It should be obvious that I love science, but I understand and respect that everyone doesn't. Still, people that excel in their craft should be recognized the same way that entertainment stars are. I'm not saying that we should have a "Real Housewives of Science" reality show or have a Kardashian scientist stumbling around labs, but it wouldn't hurt to share in some of that publicity.
To that end, let's check out some of the top scientists of 2012, as reported by the scientific journal Nature. Here is an excerpt that was news to me:
While it's no surprise that women are underrepresented in science, pinning that to discrimination, rather than gender differences in aptitude or interest, has been tricky. But when Yale University microbiologist Jo Handelsman showed that researchers offer fictitious female job applicants about $4,000 less in salary and rate them as less competent and worthy of mentorship than male counterparts, she produced strong evidence for sexual bias. Handelsman says she hasn't personally experienced strong bias, but became motivated to speak out about it when other women scientists described their experiences with sex discrimination.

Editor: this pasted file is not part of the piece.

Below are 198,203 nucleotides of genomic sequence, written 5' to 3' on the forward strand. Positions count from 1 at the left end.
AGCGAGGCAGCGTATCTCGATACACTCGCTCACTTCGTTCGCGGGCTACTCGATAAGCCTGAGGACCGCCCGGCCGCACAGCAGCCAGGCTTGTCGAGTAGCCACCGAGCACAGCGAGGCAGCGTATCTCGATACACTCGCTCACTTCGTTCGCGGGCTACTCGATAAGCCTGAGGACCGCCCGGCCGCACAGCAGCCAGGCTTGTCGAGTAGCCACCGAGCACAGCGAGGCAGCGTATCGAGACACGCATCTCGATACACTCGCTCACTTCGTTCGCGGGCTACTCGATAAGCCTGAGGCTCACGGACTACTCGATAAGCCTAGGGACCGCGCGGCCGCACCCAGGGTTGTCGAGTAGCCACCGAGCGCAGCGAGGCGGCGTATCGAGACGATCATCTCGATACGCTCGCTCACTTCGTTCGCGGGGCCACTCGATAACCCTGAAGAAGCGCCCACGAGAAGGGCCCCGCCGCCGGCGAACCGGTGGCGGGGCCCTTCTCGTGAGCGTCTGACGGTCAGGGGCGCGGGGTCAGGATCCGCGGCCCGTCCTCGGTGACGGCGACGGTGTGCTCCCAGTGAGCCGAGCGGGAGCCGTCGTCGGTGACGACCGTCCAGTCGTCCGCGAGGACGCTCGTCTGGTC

It's common news that job applicants with ethnic sounding names (hello Shareef Jackson!) get called less for interviews, but it is extremely worrisome that this applies within the science field. Gender discrimination is real and it exists.